Neuroscience & Biobehavioral Reviews 06/2015; DOI:10.1016/j.neubiorev.2015.06.018
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    ABSTRACT: The mystery surrounding how plant neurotoxins came to possess reinforcing properties is termed the paradox of drug reward. Here we propose a resolution to this paradox whereby dopamine - which has traditionally been viewed as a signal of reward - initially signaled aversion and encouraged escape. We suggest that after being consumed, plant neurotoxins such as nicotine activated an aversive dopaminergic pathway, thereby deterring predatory herbivores. Later evolutionary events - including the development of a GABAergic system capable of modulating dopaminergic activity - led to the ability to down-regulate and 'control' this dopamine-based aversion. We speculate that this negative reinforcement system evolved so that animals could suppress aversive states such as hunger in order to attend to other internal drives (such as mating, shelter) that would result in improved organismal fitness. Copyright © 2015. Published by Elsevier Ltd.
    Neuroscience & Biobehavioral Reviews 06/2015; DOI:10.1016/j.neubiorev.2015.06.016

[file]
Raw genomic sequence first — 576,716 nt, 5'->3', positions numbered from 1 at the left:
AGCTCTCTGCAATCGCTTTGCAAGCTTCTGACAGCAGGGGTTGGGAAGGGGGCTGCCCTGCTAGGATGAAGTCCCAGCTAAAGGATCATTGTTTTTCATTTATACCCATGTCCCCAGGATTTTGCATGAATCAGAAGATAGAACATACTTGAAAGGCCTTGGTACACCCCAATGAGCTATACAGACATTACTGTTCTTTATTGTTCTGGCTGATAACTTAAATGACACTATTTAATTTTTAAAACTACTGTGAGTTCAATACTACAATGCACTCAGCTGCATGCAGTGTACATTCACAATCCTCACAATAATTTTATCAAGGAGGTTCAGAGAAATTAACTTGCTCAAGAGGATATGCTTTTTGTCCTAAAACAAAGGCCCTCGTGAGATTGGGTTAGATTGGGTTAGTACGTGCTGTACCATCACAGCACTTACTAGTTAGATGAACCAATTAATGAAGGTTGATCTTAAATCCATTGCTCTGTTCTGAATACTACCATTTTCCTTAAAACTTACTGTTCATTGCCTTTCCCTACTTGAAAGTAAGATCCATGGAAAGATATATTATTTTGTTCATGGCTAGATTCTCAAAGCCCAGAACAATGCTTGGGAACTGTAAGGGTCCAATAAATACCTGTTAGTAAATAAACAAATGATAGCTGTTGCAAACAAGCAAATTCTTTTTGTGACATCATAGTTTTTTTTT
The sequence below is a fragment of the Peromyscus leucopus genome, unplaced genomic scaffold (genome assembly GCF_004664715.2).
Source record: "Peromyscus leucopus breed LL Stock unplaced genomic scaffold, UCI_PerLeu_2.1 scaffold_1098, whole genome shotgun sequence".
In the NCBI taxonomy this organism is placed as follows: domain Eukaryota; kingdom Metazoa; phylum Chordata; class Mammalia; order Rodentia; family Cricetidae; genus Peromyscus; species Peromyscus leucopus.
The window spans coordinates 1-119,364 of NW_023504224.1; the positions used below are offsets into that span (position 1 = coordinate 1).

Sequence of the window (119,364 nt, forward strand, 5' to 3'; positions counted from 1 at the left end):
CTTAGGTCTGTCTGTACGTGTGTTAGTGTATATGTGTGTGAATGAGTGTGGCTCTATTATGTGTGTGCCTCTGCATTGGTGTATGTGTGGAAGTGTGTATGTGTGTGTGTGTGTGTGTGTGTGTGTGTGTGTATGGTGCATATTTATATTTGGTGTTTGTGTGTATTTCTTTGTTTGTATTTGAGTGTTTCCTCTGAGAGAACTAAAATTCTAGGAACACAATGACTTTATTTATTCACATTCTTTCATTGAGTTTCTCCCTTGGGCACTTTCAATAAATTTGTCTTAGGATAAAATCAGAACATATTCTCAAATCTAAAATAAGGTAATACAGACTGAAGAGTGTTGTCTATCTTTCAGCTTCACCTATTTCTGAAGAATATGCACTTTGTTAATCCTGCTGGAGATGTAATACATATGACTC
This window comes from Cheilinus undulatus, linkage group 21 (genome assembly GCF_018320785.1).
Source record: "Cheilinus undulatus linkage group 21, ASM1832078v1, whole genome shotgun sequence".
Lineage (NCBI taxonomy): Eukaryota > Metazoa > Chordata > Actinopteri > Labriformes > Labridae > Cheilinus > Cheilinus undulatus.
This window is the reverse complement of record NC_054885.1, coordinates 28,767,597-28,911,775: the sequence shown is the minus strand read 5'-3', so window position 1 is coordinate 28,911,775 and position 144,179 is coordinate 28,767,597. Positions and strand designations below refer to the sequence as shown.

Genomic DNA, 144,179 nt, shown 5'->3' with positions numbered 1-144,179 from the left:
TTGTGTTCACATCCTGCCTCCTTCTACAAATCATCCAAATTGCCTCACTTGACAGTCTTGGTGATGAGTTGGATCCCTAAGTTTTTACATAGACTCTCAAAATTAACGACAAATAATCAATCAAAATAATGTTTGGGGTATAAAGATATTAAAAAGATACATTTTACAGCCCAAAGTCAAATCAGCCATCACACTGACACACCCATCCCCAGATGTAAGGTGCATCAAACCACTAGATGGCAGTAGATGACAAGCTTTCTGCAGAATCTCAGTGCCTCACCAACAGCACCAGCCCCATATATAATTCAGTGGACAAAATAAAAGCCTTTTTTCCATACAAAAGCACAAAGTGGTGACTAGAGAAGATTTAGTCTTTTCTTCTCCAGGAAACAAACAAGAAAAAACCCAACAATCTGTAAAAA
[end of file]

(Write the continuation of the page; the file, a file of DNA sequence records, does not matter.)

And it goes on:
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    ABSTRACT: NILSSON, S.R.O., ALSIÖ, J., ELIZABETH M. SOMERVILLE, E.M., CLIFTON, P.G. The Rat's not for Turning: Dissociating the Psychological Components of Cognitive Inflexibility. NEUROSCI BIOBEHAV REV XX(X) XXX-XXX 2015. Executive function is commonly assessed by assays of cognitive flexibility such as reversal learning and attentional set-shifting. Disrupted performance in these assays, apparent in many neuropsychiatric disorders, is frequently interpreted as inability to overcome prior associations with reward. However, non-rewarded or irrelevant associations may be of considerable importance in both discrimination learning and cognitive flexibility. Non-rewarded associations can have greater influence on choice behaviour than rewarded associations in discrimination learning. Pathology-related deficits in cognitive flexibility can produce selective disruptions to both the processing of irrelevant associations and associations with reward. Genetic and pharmacological animal models demonstrate that modulation of reversal learning may result from alterations in either rewarded or non-rewarded associations. Successful performance in assays of cognitive flexibility can therefore depend on a combination of rewarded, non-rewarded, and irrelevant associations derived from previous learning, accounting for some inconsistencies observed in the literature. Taking this combination into account may increase the validity of animal models and may also reveal pathology-specific differences in problem solving and executive function. Copyright © 2015. Published by Elsevier Ltd.